Verification of Unusual Sight Record
For Utah

Rec. # 2011-22

Common name:

Palm Warbler

Scientific name: (Dendroica palmarum)  [Setophaga palmarum]
Date: May 10, 2011
Time: ~9:30 AM
Length of time observed: 2-3 minutes
Number: 1
Age: Adult
Sex: Male?; extent of chestnut in crown suggested a spring male.
Location: Fish Springs NWR
County: Juab
Elevation: 4300
Distance to bird: ~10 meters
Optical equipment: 10x42 Leica BN
Weather: Overcast & cool (~45F)
Light Conditions: Bright flat light
Description:        Size of bird: size of yellow-rumped warbler
(Description:)       Basic Shape: warbler species
(Description:)  Overall Pattern: lemon yellow, rufuous, and white
(Description:)            Bill Type: small, insect eating
Field Marks and
Identifying Characteristics:
Field notes written immediately following observation of bird and only reordered below in description: (additional notes added after consulting Sibley and Dunn & Garrett and writing this report)

-chestnut colored crown (very distinctive and first noticed)

-dark eyeline with yellowish-white stripe above, brownish auricular (giving a strong face pattern and first noticed)

-yellow chin and throat (bright and obvious)

-chestnut sparse streaking from upper breast to flanks (same color as crown)

-dark eye

-underparts whitish (the extent of yellow on belly & underparts quite variable, ranging from dull white to yellow depending upon age, season, and subspecies)

-back brown with subtle streaking

-undertail coverts lemon yellow (very distinctive and first noticed)

-underside of rectrices with extensive white (very obvious and first noticed)

-constant 'pumping' of tail (diagnostic for this species and very obvious)

(The bird was insufficiently yellow on underparts and displayed less rufous streaking typical of hypochrysea, suggesting a nominate palmarum)

(Palm Warbler is an earlier migrant compared to many other warbler species, consistent with an early May sighting in Utah. In the midwest this species peaks during migration in late april to early may.)

Song or call & method of delivery: none heard
Behavior: Gleaning insects from
cottonwood foliage; feeding about five meters in height from ground;
Habitat: Small number of cottonwood
trees in a sea of greasewood. To those who know FSNWR the bird was
observed at the Picnic area.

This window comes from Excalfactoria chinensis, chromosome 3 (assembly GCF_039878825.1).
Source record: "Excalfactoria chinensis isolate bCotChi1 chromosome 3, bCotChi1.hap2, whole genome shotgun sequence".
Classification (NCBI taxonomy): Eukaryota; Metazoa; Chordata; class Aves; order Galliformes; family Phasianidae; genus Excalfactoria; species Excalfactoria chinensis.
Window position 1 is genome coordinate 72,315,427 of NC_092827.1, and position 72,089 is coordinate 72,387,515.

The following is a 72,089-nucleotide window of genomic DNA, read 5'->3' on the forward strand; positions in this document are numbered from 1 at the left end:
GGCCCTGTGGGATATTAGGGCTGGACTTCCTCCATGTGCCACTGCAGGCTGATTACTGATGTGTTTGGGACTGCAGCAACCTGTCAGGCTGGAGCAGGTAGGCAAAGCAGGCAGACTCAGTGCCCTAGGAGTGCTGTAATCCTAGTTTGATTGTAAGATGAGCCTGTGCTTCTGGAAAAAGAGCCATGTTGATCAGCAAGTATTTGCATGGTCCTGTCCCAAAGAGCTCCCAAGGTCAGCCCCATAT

Similar species and how
were they eliminated:
The chestnut crown, chestnut streaking on upper breast and flanks, lemon yellow chin/throat and undertail coverts, combined with distinctive 'pumping' of tail are diagnostic for spring adults of this species.

Other tail pumpers: Northern Waterthrush & L. Waterthrush are mostly streaky brown without the colorful rufous cap or lemon yellow coverts and throat on this bird. I did tally a Northern Waterthrush on this May Survey elsewhere on the refuge. Prairie Warbler is also a tail pumper
but does not have chestnut cap, and a different face pattern. Kirtland's Warbler is also a tail pumper but does not show chestnut in plumage,  has a completely different face pattern, and shows white undertail  coverts. It is also a bulkier bird.

A male Cape May Warbler has chestnut on face and head but is not a tail  pumper, the face pattern is also quite different, black instead of  chestnut streaking on breast and flanks, undersides yellow, and  undertail coverts showing less yellow than on this observed bird.
Previous experience with
this & similar species:
Considerable - multiple 100's to thousands observed in Western New York, Illinois, Minnesota, S. Ontario (in migration), in Minnesota (on territory) and Northern Florida (wintering).
References consulted: Sibley and Dunn
Description from: Notes taken at time of sighting
Observer: Jack Skalicky
Observer's address: 511 First Avenue, Salt Lake City, UT 84103
Observer's e-mail address:
Other observers who independently identified this bird: None
Date prepared: May 11-12, 2011
Additional material: none
Additional_Comments: The bird flew
from the picnic area westward. I attempted to relocate without success.